Movies in and for China — an introduction
It is obvious that particular challenges have to be mastered when filming in the Middle Kingdom. This applies, of course, to issues of bureaucracy and logistics, as well as linguistic and cultural differences in cast, crew and the extended environment.
But even if these problems are solved a good film with the intended effect of the Chinese public is far from guaranteed. Those who ignore the development of China’s self-consciousness and the different viewing habits, will most likely shipwreck their project. For a film that appeals to the German public, may encounter a negative response in China.
China — an important market with high demands
In recent years China has become one of the most interesting and most important markets for German companies. Similarly, the Chinese have now replaced the Germans as a “world travel champions” who are even more generous spenders than tourists from the Middle East. Of course, the newfound strength of the Chinese economy is also reflected in a stronger self-confidence of Chinese customers and business partners. They no longer content themselves with simple linguistic adaptations of Western advertising and product films, but rightly expect a communication that respects their own viewing habits and their cultural background. The Chinese numbers and color symbolism may serve as an example. Thus, white is seen as a traditional color of mourning and four as explicitly unlucky number. If such factors are not taken into account, for example, an image film may have exactly the reverse effect and harm your reputation. Also training videos are accepted by Chinese employees more readily if they represent a familiar environment.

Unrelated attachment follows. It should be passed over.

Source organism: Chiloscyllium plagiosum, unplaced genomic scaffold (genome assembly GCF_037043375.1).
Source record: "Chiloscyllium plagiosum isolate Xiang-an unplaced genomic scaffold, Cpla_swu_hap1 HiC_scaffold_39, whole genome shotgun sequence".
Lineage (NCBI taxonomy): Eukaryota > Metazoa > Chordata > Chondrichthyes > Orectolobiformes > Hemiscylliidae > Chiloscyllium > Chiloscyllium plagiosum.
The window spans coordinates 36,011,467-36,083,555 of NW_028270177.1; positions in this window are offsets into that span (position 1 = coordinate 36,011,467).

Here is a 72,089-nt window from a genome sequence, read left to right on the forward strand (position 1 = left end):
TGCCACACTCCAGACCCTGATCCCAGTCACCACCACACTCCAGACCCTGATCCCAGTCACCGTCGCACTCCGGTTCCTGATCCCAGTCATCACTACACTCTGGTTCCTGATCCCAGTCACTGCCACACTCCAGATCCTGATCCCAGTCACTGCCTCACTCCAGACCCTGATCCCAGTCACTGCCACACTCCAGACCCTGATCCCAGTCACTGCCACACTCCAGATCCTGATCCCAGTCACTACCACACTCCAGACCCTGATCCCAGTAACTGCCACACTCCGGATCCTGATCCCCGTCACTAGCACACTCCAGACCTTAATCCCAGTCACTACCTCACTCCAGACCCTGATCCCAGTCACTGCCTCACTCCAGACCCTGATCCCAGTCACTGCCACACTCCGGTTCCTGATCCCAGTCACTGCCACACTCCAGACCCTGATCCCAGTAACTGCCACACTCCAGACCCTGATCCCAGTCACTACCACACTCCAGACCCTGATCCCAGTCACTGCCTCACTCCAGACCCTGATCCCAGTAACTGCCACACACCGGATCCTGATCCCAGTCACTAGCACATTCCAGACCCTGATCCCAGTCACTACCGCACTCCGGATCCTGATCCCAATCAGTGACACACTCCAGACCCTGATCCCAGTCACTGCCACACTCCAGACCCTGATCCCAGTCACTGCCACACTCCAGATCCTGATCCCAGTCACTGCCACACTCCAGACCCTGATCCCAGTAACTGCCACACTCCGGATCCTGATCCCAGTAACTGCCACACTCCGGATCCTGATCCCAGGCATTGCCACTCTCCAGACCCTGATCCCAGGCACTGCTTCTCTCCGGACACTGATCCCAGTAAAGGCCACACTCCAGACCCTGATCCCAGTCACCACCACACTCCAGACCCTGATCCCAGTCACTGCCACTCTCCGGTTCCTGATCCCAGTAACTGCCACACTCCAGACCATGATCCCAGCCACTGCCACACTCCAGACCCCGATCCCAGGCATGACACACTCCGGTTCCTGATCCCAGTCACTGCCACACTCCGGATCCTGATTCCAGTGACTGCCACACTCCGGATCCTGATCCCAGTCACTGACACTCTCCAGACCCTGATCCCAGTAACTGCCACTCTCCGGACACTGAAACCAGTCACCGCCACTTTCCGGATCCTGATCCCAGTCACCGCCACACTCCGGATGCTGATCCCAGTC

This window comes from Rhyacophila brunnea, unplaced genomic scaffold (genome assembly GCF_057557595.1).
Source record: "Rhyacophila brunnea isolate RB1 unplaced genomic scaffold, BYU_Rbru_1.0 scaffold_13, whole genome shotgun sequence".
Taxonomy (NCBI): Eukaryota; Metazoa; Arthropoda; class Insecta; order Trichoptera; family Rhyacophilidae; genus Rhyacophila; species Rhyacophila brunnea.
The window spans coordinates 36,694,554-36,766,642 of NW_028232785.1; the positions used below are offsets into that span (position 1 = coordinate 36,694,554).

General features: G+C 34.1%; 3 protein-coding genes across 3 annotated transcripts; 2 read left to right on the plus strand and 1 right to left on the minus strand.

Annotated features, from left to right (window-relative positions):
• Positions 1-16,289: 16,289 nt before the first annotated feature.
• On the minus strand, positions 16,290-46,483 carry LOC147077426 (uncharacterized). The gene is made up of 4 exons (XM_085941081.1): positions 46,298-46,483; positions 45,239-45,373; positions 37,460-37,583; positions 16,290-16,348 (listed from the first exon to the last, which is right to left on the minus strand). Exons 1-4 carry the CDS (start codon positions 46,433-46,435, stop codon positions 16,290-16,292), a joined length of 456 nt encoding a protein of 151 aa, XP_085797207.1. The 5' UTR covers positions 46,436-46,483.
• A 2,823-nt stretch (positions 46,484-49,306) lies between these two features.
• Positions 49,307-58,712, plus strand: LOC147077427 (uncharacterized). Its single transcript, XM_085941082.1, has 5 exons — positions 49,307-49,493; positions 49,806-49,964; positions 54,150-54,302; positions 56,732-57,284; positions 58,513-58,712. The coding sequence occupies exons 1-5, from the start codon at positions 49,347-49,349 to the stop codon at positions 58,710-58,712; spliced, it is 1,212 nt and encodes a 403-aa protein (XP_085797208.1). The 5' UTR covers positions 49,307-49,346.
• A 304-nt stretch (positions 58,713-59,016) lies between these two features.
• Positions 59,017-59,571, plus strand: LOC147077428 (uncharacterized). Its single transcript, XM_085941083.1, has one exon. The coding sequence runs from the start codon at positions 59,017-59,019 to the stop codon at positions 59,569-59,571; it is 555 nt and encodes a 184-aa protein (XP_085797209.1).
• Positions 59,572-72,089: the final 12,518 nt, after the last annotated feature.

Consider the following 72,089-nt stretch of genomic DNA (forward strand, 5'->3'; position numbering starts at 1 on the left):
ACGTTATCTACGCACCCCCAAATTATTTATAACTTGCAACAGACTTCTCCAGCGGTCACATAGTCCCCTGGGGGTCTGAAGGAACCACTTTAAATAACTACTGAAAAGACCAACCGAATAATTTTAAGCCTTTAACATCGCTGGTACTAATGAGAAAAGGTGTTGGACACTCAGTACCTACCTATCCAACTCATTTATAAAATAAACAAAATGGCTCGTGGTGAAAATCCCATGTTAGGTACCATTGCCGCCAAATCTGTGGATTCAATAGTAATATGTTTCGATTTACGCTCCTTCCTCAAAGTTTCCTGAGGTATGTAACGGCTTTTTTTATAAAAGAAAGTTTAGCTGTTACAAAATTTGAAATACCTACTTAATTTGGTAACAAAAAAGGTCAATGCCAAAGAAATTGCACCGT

No movie “off the shelf”!
To further complicate matters there are less obvious aspects such as image segmentation and the average speed of a film, which are due to different viewing patterns of German and Chinese audiencees. Generally speaking, Asian viewers prefer color-intensive, long-lasting sequences and smoother transitions.
On the other hand, Germany and the German mechanical engineering industry in particular have a very a good reputation in China. Thus, quite deliberate stylistic incongruities can be set, to give the Chinese audience an impression of being “typical German”. As you can see, an intercultural competence is needed that goes far beyond purely technical skills.